August 8, 2007 Uncategorized

Li and Process in Software Development

From Wikipedia:

Li (禮 pinyin: Lǐ) is a classical Chinese ideograph which finds its most extensive use in Confucian and post-Confucian Chinese philosophy. Just like other ideographs of the Chinese lexicon, li encompasses not a definitive object but rather a somewhat abstract idea; as such, it is translated in a number of different ways. Most often, li is described using some form of the word ‘ritual’ (as in Burton Watson’s ‘rites’,[1] and Henry Rosemont and Roger Ames’ ‘ritual propriety’),[2] but it has also been translated as ‘customs’, ‘etiquette’, ‘morals’, and ‘rules of proper behavior’, among other terms.

Fortune Cookie 1 In large software development organizations there is often too much process, in small organizations there is often too little, and in medium sized organizations there is often too much and too little.  When there are good processes they are often tainted in the miasma exuded by bad processes.

Emphasis mine

In ancient China around 500 bce, thousands of burdensome social rituals dominated people’s lives. When to bow, what brocade to wear, how to address a government official, what ceremony to conduct, even what ornament to rest by the fireplace, and much, much more were all dictated by a rigid social code called li. Through the centuries many Chinese citizens had learned to perform these rituals mechanically, turning ancient customs into worthless and often oppressive ceremony. Confucius, the great Chinese philosopher from that time, found such mindless ritual deeply damaging to Chinese society. According to Confucius, Chinese ancestors had originally shaped the rituals as a way to inspire people to be responsible toward one another and respectful of their world. But with such purpose lost, many found themselves behaving like puppets, following empty rules rather than living as dignified citizens of a great culture. In Confucius’s view, the original intent of li had been lost, with disastrous effects. — Awake At Work by Michael Carroll

It seems to me that there is often a lot in common between li and process in a software development organization.

More from Wikipedia, again emphasis is mine:

The rites of li are not rites in the Western conception of religious custom. Rather, li embodies the entire spectrum of interaction with humans, nature, and even material objects. Confucius includes in his discussions of li such diverse topics as learning, tea drinking, titles, mourning, and governance. His contemporary, Hsun Tzu, cites “songs and laughter, weeping and lamentation…rice and millet, fish and meat…the wearing of ceremonial caps, embroidered robes, and patterned silks, or of fasting clothers and mourning clothes…spacious rooms and secluded halls, soft mats, couches and benches”[1] as vital parts of the fabric of li.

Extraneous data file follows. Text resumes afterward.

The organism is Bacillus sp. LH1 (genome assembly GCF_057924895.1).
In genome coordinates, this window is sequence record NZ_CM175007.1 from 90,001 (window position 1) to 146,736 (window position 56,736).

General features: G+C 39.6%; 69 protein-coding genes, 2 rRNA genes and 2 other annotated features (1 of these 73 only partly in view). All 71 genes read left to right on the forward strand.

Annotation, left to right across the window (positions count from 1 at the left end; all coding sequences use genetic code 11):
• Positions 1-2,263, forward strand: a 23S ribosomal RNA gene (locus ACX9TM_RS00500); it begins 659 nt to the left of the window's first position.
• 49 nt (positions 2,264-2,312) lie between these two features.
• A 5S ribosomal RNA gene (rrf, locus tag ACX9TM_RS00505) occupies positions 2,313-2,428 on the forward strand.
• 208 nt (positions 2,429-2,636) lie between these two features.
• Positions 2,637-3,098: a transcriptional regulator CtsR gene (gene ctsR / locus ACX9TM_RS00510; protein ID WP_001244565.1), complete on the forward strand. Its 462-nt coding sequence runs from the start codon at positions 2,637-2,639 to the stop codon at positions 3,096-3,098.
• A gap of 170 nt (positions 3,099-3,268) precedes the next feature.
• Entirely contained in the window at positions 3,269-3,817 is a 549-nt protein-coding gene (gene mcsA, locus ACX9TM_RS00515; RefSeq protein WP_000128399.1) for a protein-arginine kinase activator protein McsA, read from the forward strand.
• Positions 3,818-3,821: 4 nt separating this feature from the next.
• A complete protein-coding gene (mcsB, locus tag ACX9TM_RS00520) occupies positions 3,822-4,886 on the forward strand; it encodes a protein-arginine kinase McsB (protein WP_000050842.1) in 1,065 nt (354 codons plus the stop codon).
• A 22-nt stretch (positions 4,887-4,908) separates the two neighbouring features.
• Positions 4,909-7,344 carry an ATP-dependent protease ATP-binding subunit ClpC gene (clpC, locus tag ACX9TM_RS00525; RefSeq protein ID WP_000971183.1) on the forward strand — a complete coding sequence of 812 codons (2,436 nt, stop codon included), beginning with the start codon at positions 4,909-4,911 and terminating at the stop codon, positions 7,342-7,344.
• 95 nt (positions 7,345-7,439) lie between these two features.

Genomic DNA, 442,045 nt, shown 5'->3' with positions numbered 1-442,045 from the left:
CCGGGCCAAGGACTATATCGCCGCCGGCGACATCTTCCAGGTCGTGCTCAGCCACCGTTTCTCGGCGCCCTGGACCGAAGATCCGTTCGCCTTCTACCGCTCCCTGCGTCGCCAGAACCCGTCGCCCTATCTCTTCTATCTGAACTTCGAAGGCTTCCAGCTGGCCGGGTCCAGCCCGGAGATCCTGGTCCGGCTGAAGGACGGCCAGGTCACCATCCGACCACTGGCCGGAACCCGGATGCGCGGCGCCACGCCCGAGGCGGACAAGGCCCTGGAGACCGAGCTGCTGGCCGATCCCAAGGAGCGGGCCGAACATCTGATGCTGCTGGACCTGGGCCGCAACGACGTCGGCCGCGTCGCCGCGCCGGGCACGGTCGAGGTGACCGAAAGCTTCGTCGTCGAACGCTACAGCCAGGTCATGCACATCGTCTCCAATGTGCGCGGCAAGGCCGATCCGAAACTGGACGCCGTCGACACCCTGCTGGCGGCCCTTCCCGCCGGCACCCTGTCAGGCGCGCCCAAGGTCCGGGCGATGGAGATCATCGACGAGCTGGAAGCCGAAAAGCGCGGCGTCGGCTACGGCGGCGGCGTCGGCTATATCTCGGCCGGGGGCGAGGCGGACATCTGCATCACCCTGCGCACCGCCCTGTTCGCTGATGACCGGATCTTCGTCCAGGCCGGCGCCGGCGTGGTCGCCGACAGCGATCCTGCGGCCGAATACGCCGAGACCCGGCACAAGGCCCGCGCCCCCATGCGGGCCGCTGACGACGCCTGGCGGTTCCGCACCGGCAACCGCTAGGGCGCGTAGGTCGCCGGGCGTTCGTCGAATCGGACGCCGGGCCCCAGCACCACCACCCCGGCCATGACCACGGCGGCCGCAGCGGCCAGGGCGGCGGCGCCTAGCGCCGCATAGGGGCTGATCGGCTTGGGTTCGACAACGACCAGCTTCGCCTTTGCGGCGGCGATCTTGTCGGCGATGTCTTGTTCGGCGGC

In Confucianism, the sage is one who, in any given situation, can integrate every piece of information in his or her surroundings and know what is appropriate for that situation. Li is what the sage uses to find that which is appropriate; it is both the means which sets the example for others, and the end which maximizes understanding, pleasure, and the greater good. In this way, the words one uses to convey respect for another, the clothes one wears to celebrate an occasion, and even the preparation of a meal find a home within the framework of li.

I doubt that the sage can do what he does because he memorized all the processes, procedures, and policies.  I think a small part of why she is effective is her understanding of what brought them into existence.  This understanding of origin and purpose combined with li, the source of all proper and decent human behavior, enable the sage to know what is appropriate in any given situation.

Most of us are not sages.  Most of our employers through out our careers have imprinted on us that we learn the right thing to do by memorizing processes, procedures, and policies.  If you are like me your experience has shown this to be false or as Michael Carroll says “surprisingly inadequate”.  Michael puts forward the issues is that they are missing the cultivation of li.

I have read about the use of roles instead of processes, procedures, and policies.  The goal being not to try and give people a paint by numbers for any situation but a hat to wear, a persona to play.  For more on roles see Organizational Patterns of Agile Software Development.  This may be a good start in the right direction, yet I don’t think it goes far enough.  Just like moving from processes to roles was an increase in abstraction so to is liLi moves beyond the limits of a role and puts the responsibility squarely on the individual.  The employer is no longer in the impossible position of trying to anticipate on behalf of the employee.  Now the employer can and should work to enable the employee to cultivate li.  I have not been able to find much on the Internet about cultivating li.  Michael suggests that focusing on simple courtesies given to your workmates is a good start.  He goes on to say that contemplation/meditation is a significant part of developing li.

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